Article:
Re: Pyramidiocy (was Re: Strange Maths)

Ray Depew (
16 Aug 1995 20:16:53 GMT

Whittet ( wrote:

: >>Not quite. While Vitruvius in the "Ten Books on Architecure" tells us that
: >>the Greek Chersiphron did use the method of turning a stone into its own
: >>axle to move heavy stone columns for the temple of Diana at Ephesus, and
: >>was successful in enclosing the columns with 4" timbers and check pieces
: >>at the ends with ringed pivots so the stone could be drawn by oxen and
: >>rolled on its own axis, an attempt by Paconius to make another machine of
: >>a different sort, although on the same principle was unsuccessful and
: >>resulted in his financial embarassment and insolvency.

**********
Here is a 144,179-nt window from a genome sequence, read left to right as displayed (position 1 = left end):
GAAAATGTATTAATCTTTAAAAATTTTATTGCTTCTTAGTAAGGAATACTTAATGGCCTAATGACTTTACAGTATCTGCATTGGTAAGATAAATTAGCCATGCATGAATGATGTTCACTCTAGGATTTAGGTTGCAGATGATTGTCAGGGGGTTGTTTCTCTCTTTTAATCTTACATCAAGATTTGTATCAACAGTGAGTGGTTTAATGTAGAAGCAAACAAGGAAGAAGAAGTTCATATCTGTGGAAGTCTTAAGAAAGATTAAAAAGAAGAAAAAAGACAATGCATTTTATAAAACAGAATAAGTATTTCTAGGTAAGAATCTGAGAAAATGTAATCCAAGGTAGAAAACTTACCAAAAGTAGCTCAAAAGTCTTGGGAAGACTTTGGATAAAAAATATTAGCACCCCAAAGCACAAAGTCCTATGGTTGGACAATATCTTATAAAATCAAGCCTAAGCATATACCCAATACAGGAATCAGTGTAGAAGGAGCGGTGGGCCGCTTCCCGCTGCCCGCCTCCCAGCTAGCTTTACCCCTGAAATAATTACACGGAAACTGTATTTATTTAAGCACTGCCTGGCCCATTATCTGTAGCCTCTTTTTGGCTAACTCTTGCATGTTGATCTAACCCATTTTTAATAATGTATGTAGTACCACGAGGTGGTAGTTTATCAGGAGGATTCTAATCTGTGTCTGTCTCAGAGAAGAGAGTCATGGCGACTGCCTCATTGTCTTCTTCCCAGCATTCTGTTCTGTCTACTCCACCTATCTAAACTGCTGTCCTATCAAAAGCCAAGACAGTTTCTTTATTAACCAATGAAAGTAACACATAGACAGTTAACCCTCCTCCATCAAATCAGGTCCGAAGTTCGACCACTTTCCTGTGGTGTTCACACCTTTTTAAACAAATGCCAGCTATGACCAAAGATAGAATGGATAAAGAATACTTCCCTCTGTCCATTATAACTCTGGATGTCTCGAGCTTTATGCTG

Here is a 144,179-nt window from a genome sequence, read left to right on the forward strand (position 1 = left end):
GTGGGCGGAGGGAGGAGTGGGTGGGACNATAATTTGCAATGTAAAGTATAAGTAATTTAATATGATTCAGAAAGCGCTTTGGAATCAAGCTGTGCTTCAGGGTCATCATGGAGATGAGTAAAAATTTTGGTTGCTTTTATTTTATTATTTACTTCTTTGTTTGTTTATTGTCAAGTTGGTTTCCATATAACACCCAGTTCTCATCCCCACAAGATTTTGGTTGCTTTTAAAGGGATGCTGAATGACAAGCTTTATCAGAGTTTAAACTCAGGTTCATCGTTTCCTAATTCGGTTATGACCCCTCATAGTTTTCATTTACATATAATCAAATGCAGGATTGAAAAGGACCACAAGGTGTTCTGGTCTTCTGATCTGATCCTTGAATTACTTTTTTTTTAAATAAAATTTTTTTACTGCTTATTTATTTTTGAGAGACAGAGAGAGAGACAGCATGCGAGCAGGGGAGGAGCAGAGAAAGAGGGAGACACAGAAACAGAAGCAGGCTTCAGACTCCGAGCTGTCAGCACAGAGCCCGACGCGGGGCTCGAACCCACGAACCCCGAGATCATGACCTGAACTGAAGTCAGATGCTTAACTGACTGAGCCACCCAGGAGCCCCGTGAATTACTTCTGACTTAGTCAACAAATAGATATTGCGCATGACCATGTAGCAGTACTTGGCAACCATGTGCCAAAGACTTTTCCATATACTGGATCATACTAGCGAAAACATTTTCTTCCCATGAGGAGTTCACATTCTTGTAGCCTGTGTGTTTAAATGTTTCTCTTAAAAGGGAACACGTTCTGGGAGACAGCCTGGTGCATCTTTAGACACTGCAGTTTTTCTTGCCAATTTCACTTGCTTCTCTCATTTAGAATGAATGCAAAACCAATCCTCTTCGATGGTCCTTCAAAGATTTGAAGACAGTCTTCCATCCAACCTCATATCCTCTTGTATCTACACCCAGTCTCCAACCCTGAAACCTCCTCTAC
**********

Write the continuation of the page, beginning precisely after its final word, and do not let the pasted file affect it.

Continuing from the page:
: >>
: >>It also would not work except on a flat plane and for a relatively
: >>short distance.
: >
: >why?

: Because any irregularities in the path created point loads
: and crushed the frame, it was probably necessary to build paved
: roads, which would have been quite a lot of work to construct
: to transport a single stone any appreciable distance.

Check out the August 1995 issue of DISCOVER magazine for an article on
a seven-mile-long paved road from a basalt quarry in Egypt to an ancient
quay. The quarry dated from about 3500 B.C. The quarried basalt has been
found in structures way, way down in (handwave handwave) other parts
of Egypt.

The article mentioned that the last part of the road was uphill,
hypothesized that "that's why they had to pave it", and elaborated.

I read the article during my lunch hour. Sorry I can't give more details.

Ray Depew
"We're not an isolated city-state that's going to be wiped out by a
climate change or regional pestilence, to be crudely reconstructed
from potsherds and foundation stones after two thousand years of
absence from human knowledge. Or so I hope." -- Joe Chew